“Send Your Savings To Me Now”: Qatar Hit With Dollar, Food Shortage Amid Bank Squeeze

Well, stocks in Qatar fell another ~2% today, extending last week’s 7.1% plunge.

Simply put, the news was just bad all the way around.

The UAE central bank instructed financial institutions to freeze accounts and deposits tied to individuals and entities identified last Thursday as either being “terrorists” themselves or otherwise having links to terrorists. Bahrain’s central bank implemented similar measures.

The UAE central bank also told banks to adopt “enhanced due diligence” to accounts tied to six Qatari banks: Qatar Islamic Bank, Qatar International Islamic Bank, Barwa Bank, Masraf Al Rayan, Qatar National Bank, and Doha Bank. Five of those are listed.

“Although the UAE stopped short of a blanket ban on dealings with Qatar, its move could have much the same effect if UAE banks – and perhaps those in other countries – reduce their exposure to Qatari institutions for fear of getting caught in the diplomatic crisis,” Reuters wrote this morning.

Meanwhile, we got the following from S&P (which downgraded Qatar last week):

  • S&P: CRISIS MAY CAUSE OUTFLOW OF QATAR BANKS EXTERNAL FUNDING
  • S&P: AVG TENOR OF QATAR BANKS EXT. DEBT IS RELATIVELY SHORT
  • S&P: GCC CONTRIBUTES ABOUT 8% OF QATAR BANKS’ EXTERNAL FUNDING

For those who missed it, here’s Goldman’s take on that:

Qatari banks remain reliant on external funding including deposits from the rest of the GCC. Lack of access to funding from the GCC and/or redemptions is a risk especially given the tight domestic liquidity situation in Qatar. As of April, the loan-to-deposit ratio in the sector was 112%, with the domestic L/D ratio above 130%. Indeed non-resident deposits constitute c.25% of total deposits. Among the banks we cover, QIB has the highest funding exposure to other GCC states, while QNB has the highest total international exposure.

QatarBanksGS

Overall we see the following implications for Qatari banks: (1) net interest margin is likely to come under pressure as funding costs increase with potential disruption of access to deposits and interbank liquidity from other GCC banks, (2) volume growth is also likely to be under pressure given the potential strain on funding, (3) if there are supply shortages of food and consumer items, it would likely push up inflation and can have implications for retail asset quality, and (4) difficulty in accessing the funding market and/or higher cost of funding can impact corporate asset quality. It is unclear at this stage for how long these restrictions against Qatar will last. The longer the restrictions last, the more pronounced the impact on economic activity, banking sector liquidity and asset quality.

“Qatari banks have about 60 billion riyals ($16.5 billion) in funding in the form of customer and interbank deposits from other Gulf states,” Reuters went on to write on Sunday, citing SICO Bahrain estimates. “The banks account for just over half the Qatari stock market’s value.”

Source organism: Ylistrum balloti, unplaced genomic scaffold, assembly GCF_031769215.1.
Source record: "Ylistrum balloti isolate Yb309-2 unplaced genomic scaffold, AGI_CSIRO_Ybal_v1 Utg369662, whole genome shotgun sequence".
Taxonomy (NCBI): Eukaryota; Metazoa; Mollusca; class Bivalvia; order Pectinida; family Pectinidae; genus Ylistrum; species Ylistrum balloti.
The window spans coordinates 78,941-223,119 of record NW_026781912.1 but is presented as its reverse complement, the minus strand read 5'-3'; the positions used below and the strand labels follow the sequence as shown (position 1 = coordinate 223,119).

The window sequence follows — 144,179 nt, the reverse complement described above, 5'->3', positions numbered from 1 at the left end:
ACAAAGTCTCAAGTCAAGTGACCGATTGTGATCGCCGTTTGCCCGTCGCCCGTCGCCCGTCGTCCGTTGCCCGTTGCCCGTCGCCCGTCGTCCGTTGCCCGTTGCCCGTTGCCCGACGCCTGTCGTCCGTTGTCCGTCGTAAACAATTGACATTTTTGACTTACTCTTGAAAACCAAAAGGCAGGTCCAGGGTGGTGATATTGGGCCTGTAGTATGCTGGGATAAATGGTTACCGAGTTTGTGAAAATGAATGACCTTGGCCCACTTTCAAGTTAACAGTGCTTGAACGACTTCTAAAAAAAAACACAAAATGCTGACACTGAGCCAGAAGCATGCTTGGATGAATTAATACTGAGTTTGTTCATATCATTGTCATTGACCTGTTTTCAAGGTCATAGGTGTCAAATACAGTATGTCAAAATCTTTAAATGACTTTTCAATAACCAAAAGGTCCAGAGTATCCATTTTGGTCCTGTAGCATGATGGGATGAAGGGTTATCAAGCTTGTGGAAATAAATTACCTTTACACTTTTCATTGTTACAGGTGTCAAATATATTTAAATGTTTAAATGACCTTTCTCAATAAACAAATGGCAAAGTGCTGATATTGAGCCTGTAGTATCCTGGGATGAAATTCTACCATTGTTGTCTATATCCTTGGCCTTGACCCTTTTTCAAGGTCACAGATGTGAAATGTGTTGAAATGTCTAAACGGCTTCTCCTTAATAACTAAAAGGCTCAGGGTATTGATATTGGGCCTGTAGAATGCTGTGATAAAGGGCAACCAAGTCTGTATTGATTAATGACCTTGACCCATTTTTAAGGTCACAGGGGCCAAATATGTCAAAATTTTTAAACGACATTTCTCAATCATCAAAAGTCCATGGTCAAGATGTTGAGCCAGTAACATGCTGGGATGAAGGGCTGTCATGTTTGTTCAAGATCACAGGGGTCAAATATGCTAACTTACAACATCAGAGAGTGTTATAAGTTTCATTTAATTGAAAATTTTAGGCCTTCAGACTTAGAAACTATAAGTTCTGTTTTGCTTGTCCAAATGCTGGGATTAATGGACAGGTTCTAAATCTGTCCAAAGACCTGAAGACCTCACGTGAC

Perhaps more worrisome, exchange houses are facing a dollar shortage. Here are a few passages from a separate Reuters piece:

Shortages of U.S. dollars hit money exchange houses in Qatar on Sunday, making it harder for worried foreign workers to send money home, as foreign banks scaled back business with Qatari institutions because of the region’s diplomatic crisis.

“We have no dollars because there is no shipment or transportation from the United Arab Emirates. There is no stock,” said a dealer at the Qatar-UAE Exchange House in Doha’s City Center mall. “The shipment is blocked from the UAE.”

Several other exchange houses in Doha also told Reuters they had no supplies of dollars. At Qatar-UAE Exchange, dozens of people – some of the foreigners who comprise nearly 90 percent of the population of 2.6 million – waited quietly in line to change money or make remittances to their home countries.

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“I spoke with my wife this morning. She said, ‘Send your savings to me now.’ I am not panicked but my family are scared,” said John Vincent, an air-conditioning repairman from the Philippines.

Predictably, an opportunistic Iran is stepping in to assist, just as we and others suggested they would (see here). Five Iranian planes stuffed with fruit and legumes landed in Doha on Sunday. Iran says it will send 100 tons of food every day to help Qatar circumvent the GCC blockade. For a full list of sanctions, see here.

“So far five planes carrying vegetables have been sent to Qatar, each carrying around 90 tonnes of cargo, while another plane will be sent today,” Iran Air spokesman Shahrokh Noushabadi told AFP. “We will continue deliveries as long as there is demand.”

Not to put too fine a point on it, but if your goal is to counter Iranian influence in the region, the last fucking thing you want to do is create instability. Just look at Iraq: it’s an Iranian client state at this point, and that’s the direct result of outside forces creating chaos. So you know, Riyadh should probably keep that in mind before this thing spirals even further out of control, although as we’ve been keen on pointing out, a little less Saudi Arabia and a little more Iran probably wouldn’t be such a bad thing, contrary to what the Western press will tell you.

In any event, the situation is fluid – to say the least. For those interested in a visual summary of the market carnage, here are a half dozen charts from Bloomberg…

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